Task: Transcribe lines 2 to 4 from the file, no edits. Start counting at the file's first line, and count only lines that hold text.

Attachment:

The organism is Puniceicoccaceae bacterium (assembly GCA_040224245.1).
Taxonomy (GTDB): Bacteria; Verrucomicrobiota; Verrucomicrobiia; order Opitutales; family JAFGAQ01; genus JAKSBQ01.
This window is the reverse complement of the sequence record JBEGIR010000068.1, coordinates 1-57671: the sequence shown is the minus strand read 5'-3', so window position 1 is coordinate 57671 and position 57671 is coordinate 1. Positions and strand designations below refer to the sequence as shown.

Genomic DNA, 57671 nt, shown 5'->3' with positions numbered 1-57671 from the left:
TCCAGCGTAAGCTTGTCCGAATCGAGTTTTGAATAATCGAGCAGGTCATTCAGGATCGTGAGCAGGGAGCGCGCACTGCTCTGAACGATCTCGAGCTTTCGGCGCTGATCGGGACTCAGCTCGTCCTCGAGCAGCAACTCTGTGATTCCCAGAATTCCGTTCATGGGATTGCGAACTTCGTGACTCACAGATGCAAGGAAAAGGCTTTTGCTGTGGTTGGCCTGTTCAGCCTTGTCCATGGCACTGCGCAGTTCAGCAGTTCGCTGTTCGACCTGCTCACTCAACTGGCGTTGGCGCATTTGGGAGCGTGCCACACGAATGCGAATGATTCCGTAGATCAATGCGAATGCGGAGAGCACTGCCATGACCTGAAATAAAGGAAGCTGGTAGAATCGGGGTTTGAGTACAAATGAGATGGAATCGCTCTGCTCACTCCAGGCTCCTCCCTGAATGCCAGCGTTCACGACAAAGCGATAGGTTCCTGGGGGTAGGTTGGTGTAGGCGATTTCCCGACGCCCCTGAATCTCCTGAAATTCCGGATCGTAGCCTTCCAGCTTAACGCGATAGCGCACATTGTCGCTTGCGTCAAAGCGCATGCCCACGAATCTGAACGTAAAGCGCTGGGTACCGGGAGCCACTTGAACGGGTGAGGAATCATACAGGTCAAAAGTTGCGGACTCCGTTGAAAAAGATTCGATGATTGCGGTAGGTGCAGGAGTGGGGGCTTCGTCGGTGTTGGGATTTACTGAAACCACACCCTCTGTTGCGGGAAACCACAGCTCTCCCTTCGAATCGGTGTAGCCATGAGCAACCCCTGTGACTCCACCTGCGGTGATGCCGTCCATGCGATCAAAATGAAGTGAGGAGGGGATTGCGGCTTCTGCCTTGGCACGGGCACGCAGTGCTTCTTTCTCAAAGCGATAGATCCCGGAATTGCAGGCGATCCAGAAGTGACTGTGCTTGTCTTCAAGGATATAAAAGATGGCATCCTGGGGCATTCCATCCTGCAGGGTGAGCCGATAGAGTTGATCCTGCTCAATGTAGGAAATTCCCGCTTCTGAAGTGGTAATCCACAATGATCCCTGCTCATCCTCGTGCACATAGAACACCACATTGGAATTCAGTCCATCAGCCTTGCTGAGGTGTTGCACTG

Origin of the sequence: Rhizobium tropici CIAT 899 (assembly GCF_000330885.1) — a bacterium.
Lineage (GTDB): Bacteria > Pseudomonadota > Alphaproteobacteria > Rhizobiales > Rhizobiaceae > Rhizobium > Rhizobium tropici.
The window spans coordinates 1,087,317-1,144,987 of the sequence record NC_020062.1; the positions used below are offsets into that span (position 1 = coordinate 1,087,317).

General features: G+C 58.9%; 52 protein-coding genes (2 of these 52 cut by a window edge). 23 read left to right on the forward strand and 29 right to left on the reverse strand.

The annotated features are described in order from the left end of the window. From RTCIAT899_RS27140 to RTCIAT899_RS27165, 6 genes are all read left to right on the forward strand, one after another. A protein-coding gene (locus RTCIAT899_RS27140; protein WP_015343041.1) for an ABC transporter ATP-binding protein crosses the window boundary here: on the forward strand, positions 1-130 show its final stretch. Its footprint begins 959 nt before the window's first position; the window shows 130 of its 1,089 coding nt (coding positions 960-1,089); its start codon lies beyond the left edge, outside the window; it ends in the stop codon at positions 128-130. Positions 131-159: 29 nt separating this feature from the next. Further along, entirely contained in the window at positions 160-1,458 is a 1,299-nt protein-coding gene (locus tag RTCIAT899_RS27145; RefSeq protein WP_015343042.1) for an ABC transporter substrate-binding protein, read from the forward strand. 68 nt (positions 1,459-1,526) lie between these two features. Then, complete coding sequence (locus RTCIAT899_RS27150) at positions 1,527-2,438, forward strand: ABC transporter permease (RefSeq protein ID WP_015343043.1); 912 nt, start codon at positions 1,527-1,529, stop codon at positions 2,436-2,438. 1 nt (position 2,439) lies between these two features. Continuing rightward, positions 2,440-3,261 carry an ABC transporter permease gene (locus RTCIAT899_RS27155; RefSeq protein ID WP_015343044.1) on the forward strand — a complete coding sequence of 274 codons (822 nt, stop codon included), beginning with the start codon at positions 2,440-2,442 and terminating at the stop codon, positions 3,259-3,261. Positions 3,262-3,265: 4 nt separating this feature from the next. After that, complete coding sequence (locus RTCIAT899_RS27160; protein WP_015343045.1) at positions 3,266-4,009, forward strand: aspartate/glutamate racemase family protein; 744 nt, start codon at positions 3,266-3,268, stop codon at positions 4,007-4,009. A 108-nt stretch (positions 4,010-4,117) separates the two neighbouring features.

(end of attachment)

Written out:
Taxonomy (GTDB): Bacteria; Verrucomicrobiota; Verrucomicrobiia; order Opitutales; family JAFGAQ01; genus JAKSBQ01.
This window is the reverse complement of the sequence record JBEGIR010000068.1, coordinates 1-57671: the sequence shown is the minus strand read 5'-3', so window position 1 is coordinate 57671 and position 57671 is coordinate 1. Positions and strand designations below refer to the sequence as shown.

Genomic DNA, 57671 nt, shown 5'->3' with positions numbered 1-57671 from the left: